So, I asked someone who’s a good source for these kinds of questions, and this is what he said is the essence of Kabbalah:
In Judaism, there are 6 “constant mitzvot” (i.e. the obligation and opportunity to perform them is always there as long as you are alive and conscious; they are not dependent on any factor outside of that)
- Knowing there is a G-d
- Not having any other gods
- Unifying G-d (i.e. appreciating that G-d is One)
- Loving G-d
- Fearing G-d
- Not straying after your heart and eyes
These are all biggies - but how do we do them on more than a simplistic level?
Take Unifying G-d, for example. On the simple level, I know that G-d is one and not two. Going deeper, I appreciate that G-d doesn’t have any constituent “parts” to Him. He is Infinite, and Infinite existence can’t have any limits or boundaries anywhere, in space or in time (otherwise it would be finite, not infinite). Going deeper, I realize that if Infinite existence can’t have any limits, then it must encompass everything, everywhere, all at once, all together.
And there we run into an issue - because if G-d is the Infinity, the Everythingness, then how do I exist? How does this finite universe exist, apart, as it is, from the Infinity?
Kabbalah is the part of Torah that directly relates to that question. While we can’t know about the nature of G-d itself (known as Infinity’s Essence), since finite minds can’t grasp the nature of Infinity, we can have some insight into the aspects of G-d that He reveals to us via His interaction with His finite creation (known as Infinity’s Will).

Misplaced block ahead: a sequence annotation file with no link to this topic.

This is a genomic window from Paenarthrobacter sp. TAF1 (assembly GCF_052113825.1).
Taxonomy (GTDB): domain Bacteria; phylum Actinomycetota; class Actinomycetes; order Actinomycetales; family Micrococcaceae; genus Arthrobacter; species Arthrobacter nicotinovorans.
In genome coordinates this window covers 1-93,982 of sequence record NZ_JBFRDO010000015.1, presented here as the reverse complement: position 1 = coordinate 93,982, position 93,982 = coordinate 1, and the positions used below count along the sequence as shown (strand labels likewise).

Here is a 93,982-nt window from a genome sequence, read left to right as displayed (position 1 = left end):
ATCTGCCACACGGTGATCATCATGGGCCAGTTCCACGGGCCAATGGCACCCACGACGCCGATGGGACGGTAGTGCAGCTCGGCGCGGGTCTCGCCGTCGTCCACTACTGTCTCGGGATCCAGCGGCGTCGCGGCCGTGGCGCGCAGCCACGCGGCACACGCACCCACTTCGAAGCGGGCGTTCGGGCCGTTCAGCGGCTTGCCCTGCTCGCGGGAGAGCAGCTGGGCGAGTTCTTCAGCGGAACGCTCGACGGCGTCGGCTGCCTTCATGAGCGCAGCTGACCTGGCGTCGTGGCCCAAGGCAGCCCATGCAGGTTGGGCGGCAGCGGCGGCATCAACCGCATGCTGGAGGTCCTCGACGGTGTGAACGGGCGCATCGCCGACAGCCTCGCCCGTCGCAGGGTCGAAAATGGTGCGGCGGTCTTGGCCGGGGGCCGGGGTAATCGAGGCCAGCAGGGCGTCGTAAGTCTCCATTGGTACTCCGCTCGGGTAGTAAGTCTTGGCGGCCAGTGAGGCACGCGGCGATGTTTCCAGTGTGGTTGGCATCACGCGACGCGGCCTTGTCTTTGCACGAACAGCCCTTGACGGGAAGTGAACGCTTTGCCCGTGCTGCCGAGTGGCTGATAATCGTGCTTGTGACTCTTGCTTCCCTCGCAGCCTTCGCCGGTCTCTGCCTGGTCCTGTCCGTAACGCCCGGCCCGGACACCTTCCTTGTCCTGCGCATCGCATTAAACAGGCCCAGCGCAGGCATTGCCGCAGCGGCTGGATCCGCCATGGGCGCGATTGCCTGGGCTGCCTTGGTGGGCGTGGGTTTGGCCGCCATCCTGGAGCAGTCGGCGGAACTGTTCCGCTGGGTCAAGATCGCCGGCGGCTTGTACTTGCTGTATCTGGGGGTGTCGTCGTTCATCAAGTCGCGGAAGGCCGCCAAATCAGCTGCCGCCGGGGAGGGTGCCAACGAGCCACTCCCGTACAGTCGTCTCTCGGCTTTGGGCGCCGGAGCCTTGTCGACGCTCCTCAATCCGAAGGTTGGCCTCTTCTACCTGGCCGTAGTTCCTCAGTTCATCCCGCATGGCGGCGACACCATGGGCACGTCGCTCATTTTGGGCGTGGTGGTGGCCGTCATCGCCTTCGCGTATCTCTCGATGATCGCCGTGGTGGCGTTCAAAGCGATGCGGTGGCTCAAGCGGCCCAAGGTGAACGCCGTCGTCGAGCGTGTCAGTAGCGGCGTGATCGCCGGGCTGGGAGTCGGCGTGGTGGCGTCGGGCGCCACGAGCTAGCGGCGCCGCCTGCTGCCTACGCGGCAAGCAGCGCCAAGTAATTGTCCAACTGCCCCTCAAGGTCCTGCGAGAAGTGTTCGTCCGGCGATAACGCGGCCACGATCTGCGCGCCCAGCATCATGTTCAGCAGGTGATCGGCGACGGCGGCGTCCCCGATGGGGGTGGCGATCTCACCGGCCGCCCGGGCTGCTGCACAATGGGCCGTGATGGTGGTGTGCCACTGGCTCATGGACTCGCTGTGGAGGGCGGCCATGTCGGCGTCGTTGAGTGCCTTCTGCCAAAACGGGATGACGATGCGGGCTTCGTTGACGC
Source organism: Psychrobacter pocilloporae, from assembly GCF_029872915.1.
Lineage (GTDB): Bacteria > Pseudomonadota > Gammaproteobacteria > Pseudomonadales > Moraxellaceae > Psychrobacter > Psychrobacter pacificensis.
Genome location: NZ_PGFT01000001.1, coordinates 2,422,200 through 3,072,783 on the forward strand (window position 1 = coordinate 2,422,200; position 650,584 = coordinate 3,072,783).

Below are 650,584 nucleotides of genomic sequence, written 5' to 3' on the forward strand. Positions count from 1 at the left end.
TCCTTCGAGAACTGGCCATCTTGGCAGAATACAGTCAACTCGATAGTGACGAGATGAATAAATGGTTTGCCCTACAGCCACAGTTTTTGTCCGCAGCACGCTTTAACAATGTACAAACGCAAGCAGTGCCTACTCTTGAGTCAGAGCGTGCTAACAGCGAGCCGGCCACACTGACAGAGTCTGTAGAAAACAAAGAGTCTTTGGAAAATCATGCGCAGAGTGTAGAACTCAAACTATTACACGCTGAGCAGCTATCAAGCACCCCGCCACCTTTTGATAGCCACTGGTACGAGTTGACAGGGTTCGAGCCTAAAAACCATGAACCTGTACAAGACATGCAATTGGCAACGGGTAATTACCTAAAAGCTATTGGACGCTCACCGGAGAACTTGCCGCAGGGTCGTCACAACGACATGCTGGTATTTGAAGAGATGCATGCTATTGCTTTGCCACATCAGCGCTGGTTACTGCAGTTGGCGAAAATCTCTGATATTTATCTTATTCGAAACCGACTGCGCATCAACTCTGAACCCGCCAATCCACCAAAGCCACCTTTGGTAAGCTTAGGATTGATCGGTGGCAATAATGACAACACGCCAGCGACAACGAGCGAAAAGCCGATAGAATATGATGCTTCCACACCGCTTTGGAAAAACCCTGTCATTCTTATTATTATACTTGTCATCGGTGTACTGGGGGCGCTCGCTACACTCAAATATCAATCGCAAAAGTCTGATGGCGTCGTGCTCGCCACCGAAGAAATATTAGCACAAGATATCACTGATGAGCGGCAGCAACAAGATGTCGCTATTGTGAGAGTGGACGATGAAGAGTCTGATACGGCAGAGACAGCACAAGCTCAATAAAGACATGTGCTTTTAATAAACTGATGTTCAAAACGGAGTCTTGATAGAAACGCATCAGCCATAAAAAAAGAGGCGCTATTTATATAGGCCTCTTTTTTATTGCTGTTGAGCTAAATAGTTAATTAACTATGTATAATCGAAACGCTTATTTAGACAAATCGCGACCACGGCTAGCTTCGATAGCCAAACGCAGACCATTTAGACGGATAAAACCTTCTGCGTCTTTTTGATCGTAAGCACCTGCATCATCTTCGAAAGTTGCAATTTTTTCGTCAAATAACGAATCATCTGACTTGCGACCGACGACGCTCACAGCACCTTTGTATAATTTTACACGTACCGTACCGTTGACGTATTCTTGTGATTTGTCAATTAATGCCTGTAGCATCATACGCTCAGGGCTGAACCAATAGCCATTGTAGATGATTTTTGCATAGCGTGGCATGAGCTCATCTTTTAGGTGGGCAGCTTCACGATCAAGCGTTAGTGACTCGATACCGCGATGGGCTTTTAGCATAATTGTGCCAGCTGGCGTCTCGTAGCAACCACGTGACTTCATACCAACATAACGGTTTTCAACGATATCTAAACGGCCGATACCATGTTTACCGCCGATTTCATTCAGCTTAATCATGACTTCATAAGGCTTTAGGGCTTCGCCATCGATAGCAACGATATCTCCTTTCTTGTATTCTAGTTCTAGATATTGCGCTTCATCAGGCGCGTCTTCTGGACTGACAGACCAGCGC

So Kabbalah is the study of the nature of the finite universe G-d created, how that can logically work (to have a finite universe co-existing with Infinity), and how G-d interacts with the finite world (again, as perceived over here, on the finite side of things).
The deeper your appreciation and understanding of these areas, your deeper your ability to fulfill the mitzvah of Unifying G-d.
The same goes for the constant mitzvot of Knowing there is a G-d, Loving G-d and Fearing G-d. You can fulfill them on the simple level of appreciating G-d’s power and His bestowing goodness upon us. But the deeper your appreciation of the Infinity, its creation of the finite and interaction with that finite, the more your love and fear can reach new heights.
The deeper understanding of Kabbalah means we can do these mitzvot better.
That’s the “kosher” motivation for learning Kabbalah - to be able to love, fear and unify G-d at the highest level possible.
There are “non-kosher” motivations also, as @Melinda and @Sarah alluded to above. The most common non-kosher motivation is the desire to “feel spiritual.” A person is drawn to mysticism, mysteries or spirituality, and he thinks that learning Kabbalah will make him feel more spiritual.
The problem? There’s no value in Judaism in “feeling spiritual” - that’s the kind of value that back in the day led to idol worship and false prophets. In Judaism, there’s only value in being spiritual - and that takes a lot of work. Work on character traits, work on overcoming desires, work on learning and practicing skills. Being spiritual a challenging road that requires patience and committment.